Replacement of vegetation by asphalt and concrete for construction of roads, buildings, and other structures for accommodation of growing urban populations leads to the formation of urban heat islands [5]. Anthropogenic heat emission caused by human population distribution also influences urban heat island (UHI) intensity [6], a contributor to the urban’s land surface temperatures. Feng et al. [7] derived land surface temperatures at Suzhou City, for spring and summer 1996, 2004, and 2016, by using seven Landsat images. The spatial factors influencing the land surface temperature patterns were also examined. The factors included land coverage indices, the LST location and proximity factors. The land coverage indices were found to be the most dominant factors of LST [7].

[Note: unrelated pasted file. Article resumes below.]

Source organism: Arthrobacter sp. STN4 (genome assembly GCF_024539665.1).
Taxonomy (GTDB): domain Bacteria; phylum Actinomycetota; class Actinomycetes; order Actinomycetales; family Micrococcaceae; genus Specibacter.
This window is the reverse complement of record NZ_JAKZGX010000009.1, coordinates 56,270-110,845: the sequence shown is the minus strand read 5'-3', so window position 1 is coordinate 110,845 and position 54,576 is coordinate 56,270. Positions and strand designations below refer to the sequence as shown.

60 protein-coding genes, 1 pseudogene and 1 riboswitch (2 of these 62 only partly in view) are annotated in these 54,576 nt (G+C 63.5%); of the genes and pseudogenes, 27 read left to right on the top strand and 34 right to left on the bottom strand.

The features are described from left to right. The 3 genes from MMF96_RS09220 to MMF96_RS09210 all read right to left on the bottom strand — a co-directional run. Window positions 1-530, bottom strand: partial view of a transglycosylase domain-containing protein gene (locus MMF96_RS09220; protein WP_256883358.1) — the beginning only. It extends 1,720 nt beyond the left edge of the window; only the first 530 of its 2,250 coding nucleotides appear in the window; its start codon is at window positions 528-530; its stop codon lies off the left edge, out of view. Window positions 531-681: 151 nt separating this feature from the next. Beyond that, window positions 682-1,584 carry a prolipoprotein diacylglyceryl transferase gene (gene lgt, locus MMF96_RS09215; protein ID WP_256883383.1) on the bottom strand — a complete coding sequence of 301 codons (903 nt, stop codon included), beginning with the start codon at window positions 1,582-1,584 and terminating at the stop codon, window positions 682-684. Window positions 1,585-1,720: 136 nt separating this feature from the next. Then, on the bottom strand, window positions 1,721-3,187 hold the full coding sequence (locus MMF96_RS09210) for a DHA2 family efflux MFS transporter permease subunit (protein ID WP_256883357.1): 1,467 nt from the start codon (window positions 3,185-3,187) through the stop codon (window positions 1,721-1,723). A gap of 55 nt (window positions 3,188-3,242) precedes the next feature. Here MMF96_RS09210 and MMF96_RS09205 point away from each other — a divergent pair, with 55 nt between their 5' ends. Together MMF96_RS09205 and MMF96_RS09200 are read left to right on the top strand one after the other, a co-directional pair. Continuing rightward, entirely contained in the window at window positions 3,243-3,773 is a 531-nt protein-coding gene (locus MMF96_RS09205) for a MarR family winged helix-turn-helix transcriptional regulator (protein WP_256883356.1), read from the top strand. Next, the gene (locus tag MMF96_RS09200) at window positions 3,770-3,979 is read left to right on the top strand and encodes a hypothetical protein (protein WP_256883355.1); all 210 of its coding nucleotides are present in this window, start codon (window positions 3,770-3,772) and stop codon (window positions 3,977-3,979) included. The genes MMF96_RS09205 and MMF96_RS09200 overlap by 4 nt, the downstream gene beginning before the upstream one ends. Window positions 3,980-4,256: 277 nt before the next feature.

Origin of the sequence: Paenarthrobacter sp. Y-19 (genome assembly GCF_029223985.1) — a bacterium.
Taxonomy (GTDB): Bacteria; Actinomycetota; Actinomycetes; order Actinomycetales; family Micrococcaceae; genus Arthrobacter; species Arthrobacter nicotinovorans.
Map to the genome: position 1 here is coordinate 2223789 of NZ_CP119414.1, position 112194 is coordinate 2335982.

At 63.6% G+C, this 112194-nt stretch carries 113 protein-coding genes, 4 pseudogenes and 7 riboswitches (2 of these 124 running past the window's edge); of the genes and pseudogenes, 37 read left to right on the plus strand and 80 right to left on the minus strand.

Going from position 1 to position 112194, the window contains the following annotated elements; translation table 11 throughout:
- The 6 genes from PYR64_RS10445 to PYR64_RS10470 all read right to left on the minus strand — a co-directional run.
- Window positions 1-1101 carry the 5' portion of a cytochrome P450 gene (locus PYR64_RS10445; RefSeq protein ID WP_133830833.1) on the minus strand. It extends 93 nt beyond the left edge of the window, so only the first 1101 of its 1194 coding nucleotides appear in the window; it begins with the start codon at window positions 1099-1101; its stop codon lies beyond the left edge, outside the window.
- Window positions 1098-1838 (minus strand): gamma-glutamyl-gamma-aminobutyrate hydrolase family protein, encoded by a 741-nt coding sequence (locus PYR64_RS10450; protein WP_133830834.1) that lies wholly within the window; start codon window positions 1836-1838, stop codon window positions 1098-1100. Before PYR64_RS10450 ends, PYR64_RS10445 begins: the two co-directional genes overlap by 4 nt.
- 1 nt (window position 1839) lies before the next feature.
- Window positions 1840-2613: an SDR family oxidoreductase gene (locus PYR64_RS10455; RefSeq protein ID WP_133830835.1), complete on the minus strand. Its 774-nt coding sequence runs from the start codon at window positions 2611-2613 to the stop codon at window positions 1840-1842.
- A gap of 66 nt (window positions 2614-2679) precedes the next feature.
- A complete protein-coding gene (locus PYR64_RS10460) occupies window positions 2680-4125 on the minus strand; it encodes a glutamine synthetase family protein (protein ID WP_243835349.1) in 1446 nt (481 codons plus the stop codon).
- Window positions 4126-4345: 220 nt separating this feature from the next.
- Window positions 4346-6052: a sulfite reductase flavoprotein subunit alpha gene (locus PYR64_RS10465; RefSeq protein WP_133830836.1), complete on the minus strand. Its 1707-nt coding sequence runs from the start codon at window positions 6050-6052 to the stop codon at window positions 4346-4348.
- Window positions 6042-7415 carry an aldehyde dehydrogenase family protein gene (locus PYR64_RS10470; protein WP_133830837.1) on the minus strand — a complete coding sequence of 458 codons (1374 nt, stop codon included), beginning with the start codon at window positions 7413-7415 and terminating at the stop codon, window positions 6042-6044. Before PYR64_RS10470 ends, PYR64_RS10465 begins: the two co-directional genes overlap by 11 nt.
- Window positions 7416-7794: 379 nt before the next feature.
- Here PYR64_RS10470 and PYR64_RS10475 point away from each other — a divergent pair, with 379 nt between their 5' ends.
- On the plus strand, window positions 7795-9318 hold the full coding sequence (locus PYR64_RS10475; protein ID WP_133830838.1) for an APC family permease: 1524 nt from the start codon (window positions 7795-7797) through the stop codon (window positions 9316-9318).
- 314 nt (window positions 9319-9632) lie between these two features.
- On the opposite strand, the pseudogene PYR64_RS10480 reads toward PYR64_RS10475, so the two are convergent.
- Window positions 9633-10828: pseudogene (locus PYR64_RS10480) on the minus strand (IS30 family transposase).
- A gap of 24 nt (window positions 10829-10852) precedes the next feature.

Studies of urban land surface temperature have yielded advanced numerical and physical models, including energy balance models [8] [9], three-dimensional simulations [10], laboratory models [11], Gaussian models [12], and other numerical simulations. Researchers have developed physical models, including energy balance models [8] [9], Gaussian models [12], laboratory models [11], three- dimensional simulations [10], and other numerical simulations.